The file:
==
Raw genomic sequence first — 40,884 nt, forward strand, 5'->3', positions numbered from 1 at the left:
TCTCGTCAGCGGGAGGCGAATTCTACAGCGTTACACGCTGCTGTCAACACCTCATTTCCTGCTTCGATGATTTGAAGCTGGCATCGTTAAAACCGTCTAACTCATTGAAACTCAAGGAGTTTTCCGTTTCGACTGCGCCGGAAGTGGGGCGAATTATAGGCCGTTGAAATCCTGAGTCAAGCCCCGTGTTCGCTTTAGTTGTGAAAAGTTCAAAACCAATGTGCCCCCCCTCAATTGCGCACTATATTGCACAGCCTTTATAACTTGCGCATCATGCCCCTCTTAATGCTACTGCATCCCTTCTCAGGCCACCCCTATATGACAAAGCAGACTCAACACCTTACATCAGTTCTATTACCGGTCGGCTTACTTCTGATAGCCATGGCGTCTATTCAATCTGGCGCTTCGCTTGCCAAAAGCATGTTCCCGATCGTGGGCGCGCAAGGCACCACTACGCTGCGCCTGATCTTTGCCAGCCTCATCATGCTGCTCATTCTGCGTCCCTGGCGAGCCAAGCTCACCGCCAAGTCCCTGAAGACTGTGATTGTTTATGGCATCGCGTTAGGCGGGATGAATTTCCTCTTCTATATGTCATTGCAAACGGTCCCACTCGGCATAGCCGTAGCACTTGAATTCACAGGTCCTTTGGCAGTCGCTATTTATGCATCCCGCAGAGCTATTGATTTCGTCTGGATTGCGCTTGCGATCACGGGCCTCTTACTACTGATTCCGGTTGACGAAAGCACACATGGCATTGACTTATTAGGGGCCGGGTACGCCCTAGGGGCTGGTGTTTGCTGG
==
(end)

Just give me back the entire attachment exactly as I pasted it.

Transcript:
Raw genomic sequence first — 40,884 nt, forward strand, 5'->3', positions numbered from 1 at the left:
TCTCGTCAGCGGGAGGCGAATTCTACAGCGTTACACGCTGCTGTCAACACCTCATTTCCTGCTTCGATGATTTGAAGCTGGCATCGTTAAAACCGTCTAACTCATTGAAACTCAAGGAGTTTTCCGTTTCGACTGCGCCGGAAGTGGGGCGAATTATAGGCCGTTGAAATCCTGAGTCAAGCCCCGTGTTCGCTTTAGTTGTGAAAAGTTCAAAACCAATGTGCCCCCCCTCAATTGCGCACTATATTGCACAGCCTTTATAACTTGCGCATCATGCCCCTCTTAATGCTACTGCATCCCTTCTCAGGCCACCCCTATATGACAAAGCAGACTCAACACCTTACATCAGTTCTATTACCGGTCGGCTTACTTCTGATAGCCATGGCGTCTATTCAATCTGGCGCTTCGCTTGCCAAAAGCATGTTCCCGATCGTGGGCGCGCAAGGCACCACTACGCTGCGCCTGATCTTTGCCAGCCTCATCATGCTGCTCATTCTGCGTCCCTGGCGAGCCAAGCTCACCGCCAAGTCCCTGAAGACTGTGATTGTTTATGGCATCGCGTTAGGCGGGATGAATTTCCTCTTCTATATGTCATTGCAAACGGTCCCACTCGGCATAGCCGTAGCACTTGAATTCACAGGTCCTTTGGCAGTCGCTATTTATGCATCCCGCAGAGCTATTGATTTCGTCTGGATTGCGCTTGCGATCACGGGCCTCTTACTACTGATTCCGGTTGACGAAAGCACACATGGCATTGACTTATTAGGGGCCGGGTACGCCCTAGGGGCTGGTGTTTGCTGG